iOS apps on the Mac will not just im­prove the Mac, but iOS too

Macworld - - CON­TENTS -

iOS apps on the Mac will not just im­prove the Mac, but iOS, too

Adding fea­tures to make iOS apps more palat­able to the Mac could make the iOS ex­pe­ri­ence bet­ter, ar­gues Ja­son Snell

MacOS Mo­jave is here, and with it, Ap­ple is now of­fi­cially ship­ping four Mac apps that were writ­ten for iOS and run us­ing a trans­la­tion sys­tem that Ap­ple’s plan­ning on rolling out to app de­vel­op­ers next year.

But while it’s fun to con­sider what apps from the iOS App Store might come to the Mac App Store in 2019, it’s also worth ask­ing what else Ap­ple might

bring to macOS next year – and whether it might

have some un­ex­pected ben­e­fits for iPad users

in the process.

This sys­tem needs to im­prove

Let’s start with the ob­vi­ous: This en­tire project of bring­ing iOS apps to the Mac is a work in progress.

As Ap­ple said on stage at WWDC in June, per­haps the best way for Ap­ple to un­der­stand the scope of work that’s re­quired to al­low iOS apps to re­side on the Mac is for the com­pany to ap­ply that tech­nol­ogy to its own apps. So in macOS Mo­jave, we have News, Home, Voice Memos, and Stocks.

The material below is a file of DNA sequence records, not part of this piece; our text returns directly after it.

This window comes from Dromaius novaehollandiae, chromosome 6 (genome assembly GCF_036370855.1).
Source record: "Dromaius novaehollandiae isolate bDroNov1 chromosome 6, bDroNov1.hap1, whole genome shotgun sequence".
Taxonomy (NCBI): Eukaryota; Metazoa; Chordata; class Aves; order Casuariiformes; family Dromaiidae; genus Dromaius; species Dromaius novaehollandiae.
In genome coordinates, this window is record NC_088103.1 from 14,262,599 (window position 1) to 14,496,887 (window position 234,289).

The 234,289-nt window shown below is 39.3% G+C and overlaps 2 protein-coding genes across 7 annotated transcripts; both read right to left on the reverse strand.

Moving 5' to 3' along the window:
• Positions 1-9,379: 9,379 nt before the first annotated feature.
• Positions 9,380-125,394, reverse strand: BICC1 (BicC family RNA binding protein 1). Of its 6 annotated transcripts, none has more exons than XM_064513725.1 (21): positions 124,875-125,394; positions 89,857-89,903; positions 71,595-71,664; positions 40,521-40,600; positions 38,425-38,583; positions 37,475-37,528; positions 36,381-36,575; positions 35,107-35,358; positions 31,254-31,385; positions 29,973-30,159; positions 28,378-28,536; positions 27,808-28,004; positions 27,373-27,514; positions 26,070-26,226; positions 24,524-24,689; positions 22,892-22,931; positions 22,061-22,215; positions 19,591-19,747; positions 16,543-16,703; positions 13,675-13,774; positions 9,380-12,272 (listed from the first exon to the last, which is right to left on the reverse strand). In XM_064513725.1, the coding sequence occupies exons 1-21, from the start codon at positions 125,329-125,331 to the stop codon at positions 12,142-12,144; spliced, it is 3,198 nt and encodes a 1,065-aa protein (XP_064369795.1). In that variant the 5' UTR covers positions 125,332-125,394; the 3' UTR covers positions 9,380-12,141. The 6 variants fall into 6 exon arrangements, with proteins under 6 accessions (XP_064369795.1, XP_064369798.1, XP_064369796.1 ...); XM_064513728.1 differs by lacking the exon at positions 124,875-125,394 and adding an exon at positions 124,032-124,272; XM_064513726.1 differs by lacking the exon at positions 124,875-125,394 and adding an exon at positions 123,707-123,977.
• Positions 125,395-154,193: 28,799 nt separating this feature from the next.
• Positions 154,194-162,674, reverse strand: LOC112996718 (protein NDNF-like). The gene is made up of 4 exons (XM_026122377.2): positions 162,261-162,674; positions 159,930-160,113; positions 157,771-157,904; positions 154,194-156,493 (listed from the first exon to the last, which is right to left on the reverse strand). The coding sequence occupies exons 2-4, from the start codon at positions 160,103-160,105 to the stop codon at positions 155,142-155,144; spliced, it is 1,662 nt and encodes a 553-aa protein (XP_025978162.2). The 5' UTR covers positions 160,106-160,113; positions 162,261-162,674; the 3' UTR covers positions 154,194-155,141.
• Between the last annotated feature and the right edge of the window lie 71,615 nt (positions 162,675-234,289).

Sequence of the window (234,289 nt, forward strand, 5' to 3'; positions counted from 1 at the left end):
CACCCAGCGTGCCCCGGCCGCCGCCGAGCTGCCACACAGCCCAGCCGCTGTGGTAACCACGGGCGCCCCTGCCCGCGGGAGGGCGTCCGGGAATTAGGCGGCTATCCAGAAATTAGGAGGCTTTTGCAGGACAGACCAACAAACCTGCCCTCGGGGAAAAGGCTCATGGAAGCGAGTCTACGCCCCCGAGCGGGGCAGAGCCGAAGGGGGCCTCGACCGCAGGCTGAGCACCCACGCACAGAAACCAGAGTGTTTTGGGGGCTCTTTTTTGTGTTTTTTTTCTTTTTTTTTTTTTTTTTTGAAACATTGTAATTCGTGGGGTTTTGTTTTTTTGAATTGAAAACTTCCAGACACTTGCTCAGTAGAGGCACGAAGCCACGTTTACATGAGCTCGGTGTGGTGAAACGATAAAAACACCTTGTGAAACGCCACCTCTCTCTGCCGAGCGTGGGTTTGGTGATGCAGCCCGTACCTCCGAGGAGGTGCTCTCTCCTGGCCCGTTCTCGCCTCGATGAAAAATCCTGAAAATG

Ap­ple prob­a­bly chose those apps, at least in part, be­cause they were rel­a­tively easy to mi­grate. None of them are com­plex, doc­u­ment­based apps that would have sup­port mul­ti­ple

win­dows on the Mac, for in­stance. But even so, there are places – set­ting a sched­ule in Home, for ex­am­ple – where the as­sump­tions of iOS still poke through on Mo­jave. A set­tings win­dow is a mo­dal and un­mov­able phony win­dow in­side the real app win­dow. A date con­troller uses iOS’s spin­ner in­ter­face, which is al­to­gether un­suited for macOS.

These first iOS apps on the Mac, in Mo­jave – well, they aren’t very good. Don’t get me wrong, they’re bet­ter than noth­ing, but they also show that Ap­ple was ex­ceed­ingly wise to spend an­other year on this tech­nol­ogy be­fore rolling it out to de­vel­op­ers. The good news is, I don’t be­lieve Ap­ple is happy with the cur­rent state of af­fairs, ei­ther. The iOS-to-Mac app ex­pe­ri­ence will need to get bet­ter next year for users and de­vel­op­ers to be sat­is­fied.

It goes both ways